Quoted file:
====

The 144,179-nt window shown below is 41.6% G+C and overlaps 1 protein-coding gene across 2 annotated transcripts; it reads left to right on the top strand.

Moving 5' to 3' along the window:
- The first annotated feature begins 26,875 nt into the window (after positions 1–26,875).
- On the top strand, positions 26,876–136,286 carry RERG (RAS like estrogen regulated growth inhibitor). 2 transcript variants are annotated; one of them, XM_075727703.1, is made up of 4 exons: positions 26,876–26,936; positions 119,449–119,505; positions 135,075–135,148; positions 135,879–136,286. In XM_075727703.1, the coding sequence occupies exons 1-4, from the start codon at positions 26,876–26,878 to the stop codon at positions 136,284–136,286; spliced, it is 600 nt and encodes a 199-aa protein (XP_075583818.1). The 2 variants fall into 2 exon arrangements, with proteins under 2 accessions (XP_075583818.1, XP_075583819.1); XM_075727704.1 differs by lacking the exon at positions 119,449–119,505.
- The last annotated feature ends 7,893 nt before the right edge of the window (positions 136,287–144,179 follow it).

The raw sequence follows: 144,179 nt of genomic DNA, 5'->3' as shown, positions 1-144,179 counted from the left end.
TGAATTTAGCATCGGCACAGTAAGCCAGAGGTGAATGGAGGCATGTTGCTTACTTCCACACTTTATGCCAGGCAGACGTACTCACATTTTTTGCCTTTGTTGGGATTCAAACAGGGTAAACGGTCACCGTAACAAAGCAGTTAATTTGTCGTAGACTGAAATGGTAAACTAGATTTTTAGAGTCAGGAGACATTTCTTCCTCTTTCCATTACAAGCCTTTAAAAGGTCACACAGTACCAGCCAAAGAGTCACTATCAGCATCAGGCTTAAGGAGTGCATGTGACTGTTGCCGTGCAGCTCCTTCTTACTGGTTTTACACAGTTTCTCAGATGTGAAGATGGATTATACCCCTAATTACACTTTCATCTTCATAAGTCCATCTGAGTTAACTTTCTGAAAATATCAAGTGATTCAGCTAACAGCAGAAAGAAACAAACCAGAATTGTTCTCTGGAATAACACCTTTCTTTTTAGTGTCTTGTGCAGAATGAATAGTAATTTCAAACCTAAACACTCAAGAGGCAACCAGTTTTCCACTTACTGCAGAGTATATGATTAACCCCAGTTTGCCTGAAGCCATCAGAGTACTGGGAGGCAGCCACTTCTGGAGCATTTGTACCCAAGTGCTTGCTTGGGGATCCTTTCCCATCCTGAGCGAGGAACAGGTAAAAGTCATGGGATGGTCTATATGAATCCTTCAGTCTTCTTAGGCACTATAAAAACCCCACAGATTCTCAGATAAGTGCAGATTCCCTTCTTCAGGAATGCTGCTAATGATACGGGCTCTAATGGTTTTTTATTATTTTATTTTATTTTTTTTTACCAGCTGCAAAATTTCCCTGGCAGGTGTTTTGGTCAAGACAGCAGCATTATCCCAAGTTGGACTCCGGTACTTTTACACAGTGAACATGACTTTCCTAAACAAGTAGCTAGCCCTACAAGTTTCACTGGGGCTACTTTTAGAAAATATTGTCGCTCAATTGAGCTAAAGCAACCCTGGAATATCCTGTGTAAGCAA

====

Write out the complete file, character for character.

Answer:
The 144,179-nt window shown below is 41.6% G+C and overlaps 1 protein-coding gene across 2 annotated transcripts; it reads left to right on the top strand.

Moving 5' to 3' along the window:
- The first annotated feature begins 26,875 nt into the window (after positions 1–26,875).
- On the top strand, positions 26,876–136,286 carry RERG (RAS like estrogen regulated growth inhibitor). 2 transcript variants are annotated; one of them, XM_075727703.1, is made up of 4 exons: positions 26,876–26,936; positions 119,449–119,505; positions 135,075–135,148; positions 135,879–136,286. In XM_075727703.1, the coding sequence occupies exons 1-4, from the start codon at positions 26,876–26,878 to the stop codon at positions 136,284–136,286; spliced, it is 600 nt and encodes a 199-aa protein (XP_075583818.1). The 2 variants fall into 2 exon arrangements, with proteins under 2 accessions (XP_075583818.1, XP_075583819.1); XM_075727704.1 differs by lacking the exon at positions 119,449–119,505.
- The last annotated feature ends 7,893 nt before the right edge of the window (positions 136,287–144,179 follow it).

The raw sequence follows: 144,179 nt of genomic DNA, 5'->3' as shown, positions 1-144,179 counted from the left end.
TGAATTTAGCATCGGCACAGTAAGCCAGAGGTGAATGGAGGCATGTTGCTTACTTCCACACTTTATGCCAGGCAGACGTACTCACATTTTTTGCCTTTGTTGGGATTCAAACAGGGTAAACGGTCACCGTAACAAAGCAGTTAATTTGTCGTAGACTGAAATGGTAAACTAGATTTTTAGAGTCAGGAGACATTTCTTCCTCTTTCCATTACAAGCCTTTAAAAGGTCACACAGTACCAGCCAAAGAGTCACTATCAGCATCAGGCTTAAGGAGTGCATGTGACTGTTGCCGTGCAGCTCCTTCTTACTGGTTTTACACAGTTTCTCAGATGTGAAGATGGATTATACCCCTAATTACACTTTCATCTTCATAAGTCCATCTGAGTTAACTTTCTGAAAATATCAAGTGATTCAGCTAACAGCAGAAAGAAACAAACCAGAATTGTTCTCTGGAATAACACCTTTCTTTTTAGTGTCTTGTGCAGAATGAATAGTAATTTCAAACCTAAACACTCAAGAGGCAACCAGTTTTCCACTTACTGCAGAGTATATGATTAACCCCAGTTTGCCTGAAGCCATCAGAGTACTGGGAGGCAGCCACTTCTGGAGCATTTGTACCCAAGTGCTTGCTTGGGGATCCTTTCCCATCCTGAGCGAGGAACAGGTAAAAGTCATGGGATGGTCTATATGAATCCTTCAGTCTTCTTAGGCACTATAAAAACCCCACAGATTCTCAGATAAGTGCAGATTCCCTTCTTCAGGAATGCTGCTAATGATACGGGCTCTAATGGTTTTTTATTATTTTATTTTATTTTTTTTTACCAGCTGCAAAATTTCCCTGGCAGGTGTTTTGGTCAAGACAGCAGCATTATCCCAAGTTGGACTCCGGTACTTTTACACAGTGAACATGACTTTCCTAAACAAGTAGCTAGCCCTACAAGTTTCACTGGGGCTACTTTTAGAAAATATTGTCGCTCAATTGAGCTAAAGCAACCCTGGAATATCCTGTGTAAGCAA